By: Cynthia Ayala
End Times is supposed to be a post-apocalyptic novel that follows the one true prophet named Daphne as she escapes an abusive home. But while the writers presents readers with solid characters and inner struggles, as a novel, it falls flat. Read on to see why.
Published: May 20, 2014
Genre: Young Adult, Science Fiction, Contemporary
When life gets too tough to bear in Detroit, Daphne flees to her Uncle Floyd’s home, where she believes she’ll find solace in the silent hills of her childhood summers. But Daphne’s Greyhound bus pulls over in downtown Carbon County and it’s not silence that welcomes her. Her desire to start again in simple country comfort is instantly dashed as the townsfolk declare that the End Times are here, their raving backed up by incredible occurrences. Daphne does all she can to keep her head down and ignore the signs, but soon a startling discovery shatters her resolve and calls into question all her doubts and fears. A higher power brought Daphne to Carbon County for a reason, now all she has to do is find the strength within herself and believe.
This is a novel that has a lot of build, but as the length begins to thin, so does the ending. In fact, it’s unjust to call this novel complete because it’s not.
End Times by Anna Schumacher follows young Daphne as she escapes her home in Detroit after killing her stepfather in self-defense who tried to rape her. Published May 20th of this year by Razorbill, the novel gives young adult readers a contemporary take on the science fiction genre.
Within the novel, writer Anna Schumacher has given readers a strong protagonist who finds the will to survive and carry on, moving to a new place with family who won’t know anything about her accident and who won’t stare at her with unwanted pity. The downside of her character however is the fact that she puts herself down more than she should.
The way that the novel flowed was decent overall, but the build towards that ending, was a rehash of a scene that already happened earlier in the novel and really summed up how quickly the novel feel apart.
With each scene and development within the novel, it’s obvious that there is something important about Daphne and that the strength within her, coupled with her down to Earth attitude and humility really shows that she is a character that can relate to the audiences. As events start to unfold around her, readers can gauge just how important she is, not to the novel, but to those around her. But as the novel begins it’s close, it’s clear that Schumacher had no clear idea of how to leave the novel off. Of course, cliffhangers are the way that that writers move forward to leave doors open to continue without creating an over the top long and dull novel, but it has to be executed and tie off some loose ends. Schumacher unties most of the plot within the last thirty pages of the novel and does not attempt whatsoever to answer some questions.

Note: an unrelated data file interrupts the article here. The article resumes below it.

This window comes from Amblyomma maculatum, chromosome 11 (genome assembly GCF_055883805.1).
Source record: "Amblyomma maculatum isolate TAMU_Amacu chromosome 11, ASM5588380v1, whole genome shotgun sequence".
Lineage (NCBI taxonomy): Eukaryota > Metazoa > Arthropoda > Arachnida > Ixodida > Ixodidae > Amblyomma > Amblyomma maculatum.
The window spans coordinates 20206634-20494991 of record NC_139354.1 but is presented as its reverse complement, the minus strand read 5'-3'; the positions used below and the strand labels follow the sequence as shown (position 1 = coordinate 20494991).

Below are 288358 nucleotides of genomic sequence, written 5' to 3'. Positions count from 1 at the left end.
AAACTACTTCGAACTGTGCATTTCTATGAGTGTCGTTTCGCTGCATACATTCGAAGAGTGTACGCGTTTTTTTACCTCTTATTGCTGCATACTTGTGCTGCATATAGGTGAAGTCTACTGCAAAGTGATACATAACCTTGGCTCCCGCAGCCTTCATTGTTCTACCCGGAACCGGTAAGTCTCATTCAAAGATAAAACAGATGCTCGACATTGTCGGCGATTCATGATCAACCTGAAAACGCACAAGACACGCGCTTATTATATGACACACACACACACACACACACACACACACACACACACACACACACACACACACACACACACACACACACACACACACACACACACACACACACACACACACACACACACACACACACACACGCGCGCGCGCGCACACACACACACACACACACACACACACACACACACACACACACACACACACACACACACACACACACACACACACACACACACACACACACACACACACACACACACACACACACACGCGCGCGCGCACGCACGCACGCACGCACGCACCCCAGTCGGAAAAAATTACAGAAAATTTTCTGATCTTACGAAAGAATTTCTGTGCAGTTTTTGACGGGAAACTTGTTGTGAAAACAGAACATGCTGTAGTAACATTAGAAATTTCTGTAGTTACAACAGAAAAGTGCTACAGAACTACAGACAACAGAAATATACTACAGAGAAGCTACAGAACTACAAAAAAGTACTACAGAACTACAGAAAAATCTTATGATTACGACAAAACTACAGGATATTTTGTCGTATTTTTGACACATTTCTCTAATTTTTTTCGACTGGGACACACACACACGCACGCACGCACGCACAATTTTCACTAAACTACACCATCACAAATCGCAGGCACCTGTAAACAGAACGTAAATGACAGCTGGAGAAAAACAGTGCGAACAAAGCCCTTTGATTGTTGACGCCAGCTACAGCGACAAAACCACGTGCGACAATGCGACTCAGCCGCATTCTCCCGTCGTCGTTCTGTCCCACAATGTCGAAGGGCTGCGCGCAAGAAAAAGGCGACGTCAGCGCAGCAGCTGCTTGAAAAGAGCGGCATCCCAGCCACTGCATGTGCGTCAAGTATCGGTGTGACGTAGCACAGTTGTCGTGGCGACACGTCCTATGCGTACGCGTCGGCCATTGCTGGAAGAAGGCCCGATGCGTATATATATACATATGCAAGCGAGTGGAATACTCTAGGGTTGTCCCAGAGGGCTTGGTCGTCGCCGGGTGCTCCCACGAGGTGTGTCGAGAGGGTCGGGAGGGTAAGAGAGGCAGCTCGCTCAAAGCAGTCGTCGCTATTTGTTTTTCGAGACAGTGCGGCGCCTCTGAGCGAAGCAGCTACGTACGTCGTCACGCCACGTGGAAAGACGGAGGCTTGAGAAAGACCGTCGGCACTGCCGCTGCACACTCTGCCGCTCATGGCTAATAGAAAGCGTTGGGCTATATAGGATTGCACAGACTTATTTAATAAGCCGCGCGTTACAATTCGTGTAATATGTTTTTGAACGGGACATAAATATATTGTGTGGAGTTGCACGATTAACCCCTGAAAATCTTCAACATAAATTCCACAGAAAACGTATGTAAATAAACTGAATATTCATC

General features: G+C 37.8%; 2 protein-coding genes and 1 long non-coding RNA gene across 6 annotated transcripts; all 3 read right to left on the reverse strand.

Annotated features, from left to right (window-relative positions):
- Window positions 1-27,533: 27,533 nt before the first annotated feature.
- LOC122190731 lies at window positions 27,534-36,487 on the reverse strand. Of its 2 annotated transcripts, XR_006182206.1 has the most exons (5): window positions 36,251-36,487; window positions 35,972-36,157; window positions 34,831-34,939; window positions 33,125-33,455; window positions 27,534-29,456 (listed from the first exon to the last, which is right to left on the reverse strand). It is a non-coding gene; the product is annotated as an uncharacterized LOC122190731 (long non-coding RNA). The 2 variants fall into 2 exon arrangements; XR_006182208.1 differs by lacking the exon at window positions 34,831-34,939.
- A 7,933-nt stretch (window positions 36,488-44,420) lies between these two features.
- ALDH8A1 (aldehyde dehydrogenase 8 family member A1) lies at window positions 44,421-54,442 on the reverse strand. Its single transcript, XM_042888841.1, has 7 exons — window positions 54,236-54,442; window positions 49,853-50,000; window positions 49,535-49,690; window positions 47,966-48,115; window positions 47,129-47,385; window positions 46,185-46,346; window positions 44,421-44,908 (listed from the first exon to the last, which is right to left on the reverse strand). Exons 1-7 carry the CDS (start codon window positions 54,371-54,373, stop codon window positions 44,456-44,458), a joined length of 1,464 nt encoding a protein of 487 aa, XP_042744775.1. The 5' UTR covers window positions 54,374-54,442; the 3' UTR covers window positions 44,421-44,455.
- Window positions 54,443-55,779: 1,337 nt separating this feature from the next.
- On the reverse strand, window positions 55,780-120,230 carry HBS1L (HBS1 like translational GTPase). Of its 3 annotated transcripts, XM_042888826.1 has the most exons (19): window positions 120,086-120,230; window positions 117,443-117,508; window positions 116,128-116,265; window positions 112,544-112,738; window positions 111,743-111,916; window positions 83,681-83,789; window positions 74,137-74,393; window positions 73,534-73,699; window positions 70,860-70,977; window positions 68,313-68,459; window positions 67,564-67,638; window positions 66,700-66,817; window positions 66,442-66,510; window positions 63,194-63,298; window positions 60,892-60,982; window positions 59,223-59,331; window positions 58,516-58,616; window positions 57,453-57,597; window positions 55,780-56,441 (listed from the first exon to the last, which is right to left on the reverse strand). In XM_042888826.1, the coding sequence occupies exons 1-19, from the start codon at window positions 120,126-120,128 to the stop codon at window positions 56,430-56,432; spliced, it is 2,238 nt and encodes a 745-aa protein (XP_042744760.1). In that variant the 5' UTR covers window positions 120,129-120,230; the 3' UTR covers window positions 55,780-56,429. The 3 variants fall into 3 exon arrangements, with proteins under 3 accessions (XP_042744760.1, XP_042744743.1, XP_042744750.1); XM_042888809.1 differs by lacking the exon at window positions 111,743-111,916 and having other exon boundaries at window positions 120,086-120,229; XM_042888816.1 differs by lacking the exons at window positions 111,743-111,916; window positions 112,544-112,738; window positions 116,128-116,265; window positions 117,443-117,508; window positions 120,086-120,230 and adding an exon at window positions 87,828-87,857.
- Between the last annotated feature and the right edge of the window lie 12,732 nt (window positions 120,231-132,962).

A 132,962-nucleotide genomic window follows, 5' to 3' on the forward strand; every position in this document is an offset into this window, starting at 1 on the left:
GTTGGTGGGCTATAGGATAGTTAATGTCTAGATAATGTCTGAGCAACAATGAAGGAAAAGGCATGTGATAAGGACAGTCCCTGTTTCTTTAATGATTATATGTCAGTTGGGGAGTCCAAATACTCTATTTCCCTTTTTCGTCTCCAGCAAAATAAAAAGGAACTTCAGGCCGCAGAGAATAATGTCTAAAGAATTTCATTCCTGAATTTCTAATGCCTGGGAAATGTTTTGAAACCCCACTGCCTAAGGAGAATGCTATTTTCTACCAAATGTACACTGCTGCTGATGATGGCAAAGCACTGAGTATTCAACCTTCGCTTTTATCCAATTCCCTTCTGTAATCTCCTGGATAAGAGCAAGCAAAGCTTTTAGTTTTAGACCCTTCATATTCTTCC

Not only is her ending completely lacking the proper conclusion, Schumacher attempts to bring in other characters without giving them the proper attention. These added characters have no substance, their development nonexistent and their personalities static. It’s as though they are there for show, to show the world around the protagonists. Take Janie for example, she is a fragile character, but’s not until the reader is completely done with the novel that she is shown to having some depth, and then, out of the blue, the book ends. Then there are characters, like Luna, who get no attention whatsoever when it’s clear that there is something dark and sinister around them.
There is so much in the novel left unexplored and builds more questions, creating more open doors than actually focusing on plot development. While it has a solid foundation for most of the novel, the ending falls apart and leaves readers gapping confused. ★★ ½ (5 ☆’s | C-)